Instead of being scared of the law, the department officials there seemed to be planning for its future. “We think you’re going to be a good resource for the department,” Deputy Secretary of Education Raymond J. Simon told members of the National Technical Advisory Council. “You’re going to be a good resource for Congress.”
All of this bodes well for NCLB, he said. Bush administration officials will set new policies in motion that improve the law, and their replacements will be ready to put their own stamp on those policies. And Congress will have the advice of experts as it decides what to do about reauthorizing it, Simon said.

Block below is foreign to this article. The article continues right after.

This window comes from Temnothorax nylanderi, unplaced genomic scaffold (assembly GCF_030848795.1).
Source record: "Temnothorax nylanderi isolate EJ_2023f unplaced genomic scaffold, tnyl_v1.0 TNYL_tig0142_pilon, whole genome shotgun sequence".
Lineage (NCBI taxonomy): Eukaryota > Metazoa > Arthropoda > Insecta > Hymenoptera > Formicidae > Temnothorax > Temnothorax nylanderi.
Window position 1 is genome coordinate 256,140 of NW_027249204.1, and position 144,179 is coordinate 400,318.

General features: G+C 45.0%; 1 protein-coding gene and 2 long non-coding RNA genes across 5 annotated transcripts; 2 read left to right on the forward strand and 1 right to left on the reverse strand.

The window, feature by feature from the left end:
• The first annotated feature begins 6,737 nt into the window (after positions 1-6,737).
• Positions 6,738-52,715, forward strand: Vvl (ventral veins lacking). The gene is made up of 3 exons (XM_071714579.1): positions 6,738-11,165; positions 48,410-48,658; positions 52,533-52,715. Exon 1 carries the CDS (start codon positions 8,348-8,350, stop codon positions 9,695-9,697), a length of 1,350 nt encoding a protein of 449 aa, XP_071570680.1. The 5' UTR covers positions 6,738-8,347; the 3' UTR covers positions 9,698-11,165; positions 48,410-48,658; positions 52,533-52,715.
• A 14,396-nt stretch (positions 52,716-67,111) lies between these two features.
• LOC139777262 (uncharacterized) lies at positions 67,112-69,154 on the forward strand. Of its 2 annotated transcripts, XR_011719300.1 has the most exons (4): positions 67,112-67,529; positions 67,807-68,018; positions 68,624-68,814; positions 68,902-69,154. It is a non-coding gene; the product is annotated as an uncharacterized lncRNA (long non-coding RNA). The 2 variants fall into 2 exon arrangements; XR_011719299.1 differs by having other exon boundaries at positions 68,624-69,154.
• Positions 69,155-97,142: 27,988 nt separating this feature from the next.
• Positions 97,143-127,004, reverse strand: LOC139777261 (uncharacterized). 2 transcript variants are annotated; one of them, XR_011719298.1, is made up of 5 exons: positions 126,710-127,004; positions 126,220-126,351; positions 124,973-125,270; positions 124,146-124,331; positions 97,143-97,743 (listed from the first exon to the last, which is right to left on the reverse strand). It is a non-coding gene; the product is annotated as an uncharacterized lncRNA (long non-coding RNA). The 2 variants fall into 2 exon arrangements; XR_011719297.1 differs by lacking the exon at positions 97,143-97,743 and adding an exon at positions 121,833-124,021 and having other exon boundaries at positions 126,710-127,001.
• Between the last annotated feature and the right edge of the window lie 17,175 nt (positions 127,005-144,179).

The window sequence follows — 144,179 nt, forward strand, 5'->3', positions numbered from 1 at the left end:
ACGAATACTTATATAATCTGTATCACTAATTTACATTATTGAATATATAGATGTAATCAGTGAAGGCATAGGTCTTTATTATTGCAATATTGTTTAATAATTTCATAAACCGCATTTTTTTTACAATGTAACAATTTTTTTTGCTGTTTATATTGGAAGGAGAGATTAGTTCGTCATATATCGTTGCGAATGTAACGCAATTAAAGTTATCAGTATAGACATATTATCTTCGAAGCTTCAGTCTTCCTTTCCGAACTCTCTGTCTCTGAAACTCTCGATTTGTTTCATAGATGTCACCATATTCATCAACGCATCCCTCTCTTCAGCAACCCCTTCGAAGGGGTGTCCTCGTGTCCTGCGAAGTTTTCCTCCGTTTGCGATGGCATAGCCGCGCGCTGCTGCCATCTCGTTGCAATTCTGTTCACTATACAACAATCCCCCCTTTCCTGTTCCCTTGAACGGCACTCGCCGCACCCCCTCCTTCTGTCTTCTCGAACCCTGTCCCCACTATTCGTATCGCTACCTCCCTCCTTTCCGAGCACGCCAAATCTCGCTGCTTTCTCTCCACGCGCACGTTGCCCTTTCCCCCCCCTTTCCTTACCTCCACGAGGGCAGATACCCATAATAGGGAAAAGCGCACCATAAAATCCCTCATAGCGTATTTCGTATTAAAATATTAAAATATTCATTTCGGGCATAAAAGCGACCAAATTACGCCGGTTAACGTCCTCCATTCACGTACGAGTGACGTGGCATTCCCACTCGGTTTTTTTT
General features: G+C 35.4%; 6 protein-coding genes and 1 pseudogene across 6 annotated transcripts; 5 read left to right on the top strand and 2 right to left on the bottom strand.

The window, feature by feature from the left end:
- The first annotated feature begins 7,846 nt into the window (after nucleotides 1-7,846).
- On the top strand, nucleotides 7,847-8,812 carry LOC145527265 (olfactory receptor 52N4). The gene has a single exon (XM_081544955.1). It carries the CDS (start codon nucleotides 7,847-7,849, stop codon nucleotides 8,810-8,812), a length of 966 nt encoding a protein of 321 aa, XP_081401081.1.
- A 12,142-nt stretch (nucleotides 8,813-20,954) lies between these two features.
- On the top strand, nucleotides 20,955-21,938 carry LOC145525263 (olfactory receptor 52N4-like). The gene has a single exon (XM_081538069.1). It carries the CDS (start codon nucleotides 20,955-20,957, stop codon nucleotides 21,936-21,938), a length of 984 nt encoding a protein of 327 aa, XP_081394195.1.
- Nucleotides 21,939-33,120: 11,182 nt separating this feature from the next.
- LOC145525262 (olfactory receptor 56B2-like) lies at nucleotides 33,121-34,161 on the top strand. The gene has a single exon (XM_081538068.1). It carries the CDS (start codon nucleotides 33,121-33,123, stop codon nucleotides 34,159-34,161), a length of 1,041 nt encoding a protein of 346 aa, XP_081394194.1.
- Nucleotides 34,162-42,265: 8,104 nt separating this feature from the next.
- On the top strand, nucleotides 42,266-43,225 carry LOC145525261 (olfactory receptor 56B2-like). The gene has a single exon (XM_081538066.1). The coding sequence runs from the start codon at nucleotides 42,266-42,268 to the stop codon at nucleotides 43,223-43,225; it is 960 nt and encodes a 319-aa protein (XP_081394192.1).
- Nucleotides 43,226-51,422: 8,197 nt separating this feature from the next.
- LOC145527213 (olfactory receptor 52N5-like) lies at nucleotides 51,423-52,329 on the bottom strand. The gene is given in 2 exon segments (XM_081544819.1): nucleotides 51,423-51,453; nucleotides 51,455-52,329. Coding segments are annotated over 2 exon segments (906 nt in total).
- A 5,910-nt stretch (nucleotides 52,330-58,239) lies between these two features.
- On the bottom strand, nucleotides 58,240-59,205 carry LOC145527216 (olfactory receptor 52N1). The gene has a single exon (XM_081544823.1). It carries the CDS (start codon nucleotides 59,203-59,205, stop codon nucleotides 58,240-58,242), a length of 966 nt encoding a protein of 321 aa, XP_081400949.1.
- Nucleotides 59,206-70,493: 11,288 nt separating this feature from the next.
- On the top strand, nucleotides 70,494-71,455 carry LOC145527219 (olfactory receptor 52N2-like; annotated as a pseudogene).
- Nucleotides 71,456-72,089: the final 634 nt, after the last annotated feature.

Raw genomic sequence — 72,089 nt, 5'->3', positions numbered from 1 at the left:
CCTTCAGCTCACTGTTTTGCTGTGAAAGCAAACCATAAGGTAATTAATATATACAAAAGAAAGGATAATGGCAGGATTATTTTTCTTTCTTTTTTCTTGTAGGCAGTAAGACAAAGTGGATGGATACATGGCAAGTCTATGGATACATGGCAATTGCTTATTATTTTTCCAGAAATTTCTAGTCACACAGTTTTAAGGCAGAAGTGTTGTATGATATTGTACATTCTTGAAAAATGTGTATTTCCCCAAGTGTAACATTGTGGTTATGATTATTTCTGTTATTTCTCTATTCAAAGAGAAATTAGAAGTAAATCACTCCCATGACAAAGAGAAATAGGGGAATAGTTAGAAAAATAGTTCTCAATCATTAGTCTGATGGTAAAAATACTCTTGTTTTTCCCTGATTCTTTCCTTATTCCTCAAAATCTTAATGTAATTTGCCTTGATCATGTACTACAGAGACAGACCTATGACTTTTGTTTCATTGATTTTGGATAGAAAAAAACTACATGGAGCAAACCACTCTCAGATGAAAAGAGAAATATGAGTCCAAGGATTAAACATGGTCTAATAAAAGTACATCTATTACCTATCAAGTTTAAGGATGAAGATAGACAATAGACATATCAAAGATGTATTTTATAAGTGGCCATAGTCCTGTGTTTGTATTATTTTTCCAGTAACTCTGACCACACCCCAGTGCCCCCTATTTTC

The panel members then delved into a discussion of how to structure politics to assure that a state’s performance index is accurate and whether to make changes in the department’s policies over growth models. There was no talk of trying to slay NCLB—or even make major changes to it.
After two days, I’m asking myself: Why is it that NCLB is seen as a monstrosity on the campaign trail but not in Washington?
Maybe I’ll have an answer tomorrow.
A version of this news article first appeared in the NCLB: Act II blog.